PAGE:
Spend Halloween with The Dick Van Dyke Show

October 31, 2017

Spend Halloween with The Dick Van Dyke Show

There are soooooo many choices for things to watch on Halloween! Whether you want something really scary (like The Exorcist) or family fun (It’s the Great Pumpkin, Charlie Brown), it’s all available to stream. However, some of it may also be a bit…familiar.

Now, as a proud geek, familiar is fine. We can watch the same TV episode twenty times, and enjoy it every time. I always say that’s one of the hallmarks of a geek: low threshold of entertainment. 😉

I thought I’d go a bit farther afield, though, and suggest a few episodes of a real TV classic, but one that isn’t usually considered geek-friendly: The Dick Van Dyke Show.

That is one of my favorite shows, and does have my favorite TV moment (although it’s somewhat subtle).

It’s a show that was an interesting mix of workplace sitcom, song and dance, mime, and social commentary (with a great episode taking on racial perceptions, and a rare for the time openly Jewish role).

There are three episodes I’d recommend for Halloween viewing, including a really stand-out episode for any television show. These are both kid and adult friendly: a bit creepy but not really scary (more Scooby Doo level than Twilight Zone), and jokes that work for adults.

All are available on both Netflix and Hulu at the time of writing.

Uhny Uftz (Season 5, episode 3)

This is a flying saucer episode (many shows had them in the 1950s and 1960s), but it is also a spooky one. Rob is working late and hears an odd noise, and he and Buddy eventually investigate.

The Ghost of A. Chantz (Season 4, episode 2)

Rob, Laura, Buddy, Sally , and even Mel and Alan go to a cabin for a working weekend…and it appears that the cabin is haunted!

It May Look Like a Walnut (Season 2, episode 20)
Event listing at The Measured Circle’s Geek Time Trip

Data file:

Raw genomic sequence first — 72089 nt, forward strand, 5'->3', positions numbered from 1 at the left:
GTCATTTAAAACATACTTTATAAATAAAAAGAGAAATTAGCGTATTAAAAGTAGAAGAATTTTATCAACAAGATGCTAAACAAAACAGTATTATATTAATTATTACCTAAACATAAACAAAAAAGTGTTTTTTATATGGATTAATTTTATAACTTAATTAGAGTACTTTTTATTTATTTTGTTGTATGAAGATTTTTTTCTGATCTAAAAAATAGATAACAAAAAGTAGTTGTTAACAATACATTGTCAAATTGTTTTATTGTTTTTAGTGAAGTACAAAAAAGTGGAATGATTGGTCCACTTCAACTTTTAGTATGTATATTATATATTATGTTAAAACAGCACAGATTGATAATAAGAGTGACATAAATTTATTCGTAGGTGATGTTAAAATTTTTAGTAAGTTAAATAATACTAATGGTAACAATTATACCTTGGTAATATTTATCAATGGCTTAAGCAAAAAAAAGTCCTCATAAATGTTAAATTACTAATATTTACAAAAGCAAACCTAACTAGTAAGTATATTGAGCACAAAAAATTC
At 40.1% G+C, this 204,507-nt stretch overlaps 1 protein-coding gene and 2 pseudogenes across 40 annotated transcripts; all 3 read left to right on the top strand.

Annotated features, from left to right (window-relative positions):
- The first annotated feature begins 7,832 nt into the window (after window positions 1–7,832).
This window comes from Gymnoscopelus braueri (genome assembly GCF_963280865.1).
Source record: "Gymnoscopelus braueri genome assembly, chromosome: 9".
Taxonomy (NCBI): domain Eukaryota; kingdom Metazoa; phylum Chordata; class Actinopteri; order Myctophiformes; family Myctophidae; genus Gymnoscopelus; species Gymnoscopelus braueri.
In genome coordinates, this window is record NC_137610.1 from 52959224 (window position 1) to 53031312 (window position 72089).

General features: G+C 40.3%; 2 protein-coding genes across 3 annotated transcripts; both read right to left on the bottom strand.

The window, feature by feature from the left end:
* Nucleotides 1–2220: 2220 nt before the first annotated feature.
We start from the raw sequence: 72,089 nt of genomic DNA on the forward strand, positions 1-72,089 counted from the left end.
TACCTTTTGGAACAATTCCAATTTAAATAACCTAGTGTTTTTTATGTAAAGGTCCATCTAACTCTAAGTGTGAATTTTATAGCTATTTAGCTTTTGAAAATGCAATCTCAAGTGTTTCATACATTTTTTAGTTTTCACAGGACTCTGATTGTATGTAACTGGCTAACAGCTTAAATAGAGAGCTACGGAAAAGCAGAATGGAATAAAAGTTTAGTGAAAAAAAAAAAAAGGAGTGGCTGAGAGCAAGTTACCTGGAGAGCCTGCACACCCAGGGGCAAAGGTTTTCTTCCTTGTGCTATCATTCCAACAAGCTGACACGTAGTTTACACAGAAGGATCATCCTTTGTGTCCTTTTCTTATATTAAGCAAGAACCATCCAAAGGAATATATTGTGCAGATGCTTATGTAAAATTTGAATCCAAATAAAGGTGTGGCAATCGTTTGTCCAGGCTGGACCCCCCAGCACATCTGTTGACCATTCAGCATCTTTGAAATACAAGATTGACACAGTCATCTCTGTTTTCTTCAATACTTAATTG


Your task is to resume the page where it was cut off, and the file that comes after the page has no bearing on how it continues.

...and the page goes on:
Laura and Rob watch a scary science fiction movie on TV, and it has an Invasion of the Body Snatchers element. The next morning, Rob begins to encounter those events in real life…with a script by series creator Carl Reiner, and directed by Jerry Paris. If you only watch one of these (but I do think the three, which all together would be under an hour and a half, would be good for Halloween), this is the one…even after Halloween.

Enjoy, and happy Halloween!


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* I am linking to the same thing at the regular Amazon site, and at AmazonSmile. When you shop at AmazonSmile, half a percent of your purchase price on eligible items goes to a non-profit you choose. It will feel just like shopping at Amazon: you’ll be using your same account. The one thing for you that is different is that you pick a non-profit the first time you go (which you can change whenever you want)…and the good feeling you’ll get. :) Shop ’til you help! :) 

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The Emmys are really geeky this year…but is that new?

September 17, 2017

The Emmys are really geeky this year…but is that new?

We are a few hours away from the 2017

The Emmys

broadcast, and I was struck by how geeky it was. I @bufocalvin tweeted

Confusing people from the 1950s: “The show with the robots might win Best Drama @TheEmmys because the dragon show isn’t eligible*.”

😉

That fits my personal narrative that geek-friendly content is becoming more mainstream and more respected. Oscar winning actors have no compunction about appearing in geek-friendly franchises, the box office is dominated (even in awards-friendly December) by geek-friendly works, and streaming companies are investing millions in shows based on comic books and science fiction/fantasy books.